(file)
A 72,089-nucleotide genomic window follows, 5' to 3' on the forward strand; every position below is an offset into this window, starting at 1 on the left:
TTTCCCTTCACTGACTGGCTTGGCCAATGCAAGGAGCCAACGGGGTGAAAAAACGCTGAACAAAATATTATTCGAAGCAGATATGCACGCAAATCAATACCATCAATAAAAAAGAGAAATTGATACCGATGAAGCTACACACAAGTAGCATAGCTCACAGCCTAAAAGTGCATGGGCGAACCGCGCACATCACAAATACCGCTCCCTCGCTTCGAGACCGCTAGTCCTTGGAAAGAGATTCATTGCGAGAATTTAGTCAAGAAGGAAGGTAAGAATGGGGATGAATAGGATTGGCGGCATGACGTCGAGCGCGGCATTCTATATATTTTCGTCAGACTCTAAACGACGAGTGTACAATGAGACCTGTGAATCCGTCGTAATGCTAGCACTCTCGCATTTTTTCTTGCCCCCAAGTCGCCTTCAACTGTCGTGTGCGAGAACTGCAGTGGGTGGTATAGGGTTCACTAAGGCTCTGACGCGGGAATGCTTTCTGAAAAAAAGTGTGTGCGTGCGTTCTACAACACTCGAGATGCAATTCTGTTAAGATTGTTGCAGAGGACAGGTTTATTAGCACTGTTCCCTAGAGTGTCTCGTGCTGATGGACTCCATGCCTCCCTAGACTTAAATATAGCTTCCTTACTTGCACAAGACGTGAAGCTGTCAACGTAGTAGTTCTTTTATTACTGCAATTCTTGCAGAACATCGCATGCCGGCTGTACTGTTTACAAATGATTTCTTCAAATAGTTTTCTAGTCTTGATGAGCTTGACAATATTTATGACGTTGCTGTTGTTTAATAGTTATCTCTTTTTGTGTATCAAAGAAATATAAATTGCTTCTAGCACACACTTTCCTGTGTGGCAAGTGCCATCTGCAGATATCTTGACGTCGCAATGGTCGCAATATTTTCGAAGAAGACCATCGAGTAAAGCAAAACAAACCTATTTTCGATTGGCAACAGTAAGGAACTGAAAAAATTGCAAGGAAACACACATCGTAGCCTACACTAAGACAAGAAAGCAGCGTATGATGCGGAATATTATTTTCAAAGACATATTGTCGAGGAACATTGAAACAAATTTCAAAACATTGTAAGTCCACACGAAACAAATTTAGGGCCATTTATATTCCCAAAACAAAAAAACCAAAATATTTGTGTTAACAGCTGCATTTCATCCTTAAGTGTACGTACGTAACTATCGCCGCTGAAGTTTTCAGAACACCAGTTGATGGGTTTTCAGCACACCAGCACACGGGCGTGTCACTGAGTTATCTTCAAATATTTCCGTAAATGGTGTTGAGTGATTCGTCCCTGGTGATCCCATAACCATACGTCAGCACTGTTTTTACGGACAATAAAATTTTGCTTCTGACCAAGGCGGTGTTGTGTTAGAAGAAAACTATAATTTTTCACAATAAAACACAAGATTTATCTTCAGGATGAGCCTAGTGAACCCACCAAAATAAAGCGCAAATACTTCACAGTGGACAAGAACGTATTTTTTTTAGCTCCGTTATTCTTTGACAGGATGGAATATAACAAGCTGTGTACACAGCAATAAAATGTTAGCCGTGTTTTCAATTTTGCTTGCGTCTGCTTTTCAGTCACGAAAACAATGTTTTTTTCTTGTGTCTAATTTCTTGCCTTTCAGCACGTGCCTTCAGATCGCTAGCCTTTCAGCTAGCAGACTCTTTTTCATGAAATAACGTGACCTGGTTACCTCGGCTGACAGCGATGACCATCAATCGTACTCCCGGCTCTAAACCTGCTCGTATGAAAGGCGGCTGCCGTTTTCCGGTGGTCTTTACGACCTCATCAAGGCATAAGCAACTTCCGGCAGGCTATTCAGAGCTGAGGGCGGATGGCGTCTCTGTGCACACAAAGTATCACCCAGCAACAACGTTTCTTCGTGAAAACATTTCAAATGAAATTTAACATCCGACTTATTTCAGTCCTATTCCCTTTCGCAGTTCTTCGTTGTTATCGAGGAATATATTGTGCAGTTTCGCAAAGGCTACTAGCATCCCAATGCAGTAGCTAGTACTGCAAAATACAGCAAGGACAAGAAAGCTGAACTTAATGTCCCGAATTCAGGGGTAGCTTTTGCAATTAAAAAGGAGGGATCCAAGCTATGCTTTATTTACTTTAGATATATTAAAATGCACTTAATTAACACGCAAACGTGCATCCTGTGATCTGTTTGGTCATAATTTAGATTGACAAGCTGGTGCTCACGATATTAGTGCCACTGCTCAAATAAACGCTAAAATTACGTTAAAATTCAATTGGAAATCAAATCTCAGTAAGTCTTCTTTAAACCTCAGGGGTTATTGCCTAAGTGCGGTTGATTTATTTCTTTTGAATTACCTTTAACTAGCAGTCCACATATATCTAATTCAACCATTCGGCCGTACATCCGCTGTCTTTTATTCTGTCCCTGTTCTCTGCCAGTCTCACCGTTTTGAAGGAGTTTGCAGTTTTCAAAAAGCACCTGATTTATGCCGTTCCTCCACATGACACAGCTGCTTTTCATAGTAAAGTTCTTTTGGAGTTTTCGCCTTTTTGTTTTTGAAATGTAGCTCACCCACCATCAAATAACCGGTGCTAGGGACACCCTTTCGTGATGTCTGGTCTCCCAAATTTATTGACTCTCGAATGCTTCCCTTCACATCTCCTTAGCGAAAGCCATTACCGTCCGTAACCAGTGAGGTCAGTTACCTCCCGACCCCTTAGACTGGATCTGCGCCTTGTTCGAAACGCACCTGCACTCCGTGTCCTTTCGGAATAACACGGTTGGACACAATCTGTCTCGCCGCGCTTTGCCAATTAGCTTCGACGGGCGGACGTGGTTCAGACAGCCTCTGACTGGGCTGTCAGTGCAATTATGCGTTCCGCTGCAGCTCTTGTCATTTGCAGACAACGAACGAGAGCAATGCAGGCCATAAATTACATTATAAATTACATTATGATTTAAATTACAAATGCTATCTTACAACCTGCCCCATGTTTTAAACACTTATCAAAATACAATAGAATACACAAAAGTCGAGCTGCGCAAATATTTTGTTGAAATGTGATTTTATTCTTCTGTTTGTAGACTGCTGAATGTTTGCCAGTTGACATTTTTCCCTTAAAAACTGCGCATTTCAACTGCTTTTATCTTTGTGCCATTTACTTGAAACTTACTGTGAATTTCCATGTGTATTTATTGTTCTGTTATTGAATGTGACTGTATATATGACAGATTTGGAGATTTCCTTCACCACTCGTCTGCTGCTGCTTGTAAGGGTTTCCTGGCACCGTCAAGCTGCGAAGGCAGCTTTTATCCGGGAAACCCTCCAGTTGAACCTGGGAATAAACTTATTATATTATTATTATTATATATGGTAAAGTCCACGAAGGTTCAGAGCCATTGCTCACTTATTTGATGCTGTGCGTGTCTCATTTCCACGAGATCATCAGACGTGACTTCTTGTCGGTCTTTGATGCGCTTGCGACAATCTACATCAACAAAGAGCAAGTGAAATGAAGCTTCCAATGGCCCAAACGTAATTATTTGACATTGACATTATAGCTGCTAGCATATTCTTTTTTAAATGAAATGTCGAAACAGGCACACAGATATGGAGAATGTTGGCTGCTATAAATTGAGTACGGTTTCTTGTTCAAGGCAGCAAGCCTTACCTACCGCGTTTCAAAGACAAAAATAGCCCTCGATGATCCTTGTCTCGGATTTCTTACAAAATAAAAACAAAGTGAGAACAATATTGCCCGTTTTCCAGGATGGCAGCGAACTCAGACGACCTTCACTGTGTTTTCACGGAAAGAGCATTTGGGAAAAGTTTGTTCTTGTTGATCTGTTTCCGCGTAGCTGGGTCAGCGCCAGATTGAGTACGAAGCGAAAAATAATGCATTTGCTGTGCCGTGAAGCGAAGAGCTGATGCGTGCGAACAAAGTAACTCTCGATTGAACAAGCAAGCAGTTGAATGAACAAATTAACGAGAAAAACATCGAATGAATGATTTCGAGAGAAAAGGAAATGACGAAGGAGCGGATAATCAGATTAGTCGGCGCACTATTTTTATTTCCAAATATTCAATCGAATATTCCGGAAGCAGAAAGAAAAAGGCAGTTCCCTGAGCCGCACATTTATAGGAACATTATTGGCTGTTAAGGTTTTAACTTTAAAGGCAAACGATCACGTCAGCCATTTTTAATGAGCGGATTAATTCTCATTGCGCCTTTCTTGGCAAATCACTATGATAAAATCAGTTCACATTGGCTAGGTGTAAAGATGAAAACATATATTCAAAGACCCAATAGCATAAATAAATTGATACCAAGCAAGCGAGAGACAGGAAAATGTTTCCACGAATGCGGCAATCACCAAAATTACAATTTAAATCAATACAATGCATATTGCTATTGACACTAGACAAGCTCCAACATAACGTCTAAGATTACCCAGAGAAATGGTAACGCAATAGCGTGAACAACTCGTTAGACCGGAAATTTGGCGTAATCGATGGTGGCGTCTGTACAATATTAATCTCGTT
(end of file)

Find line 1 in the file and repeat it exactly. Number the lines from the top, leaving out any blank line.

A 72,089-nucleotide genomic window follows, 5' to 3' on the forward strand; every position below is an offset into this window, starting at 1 on the left: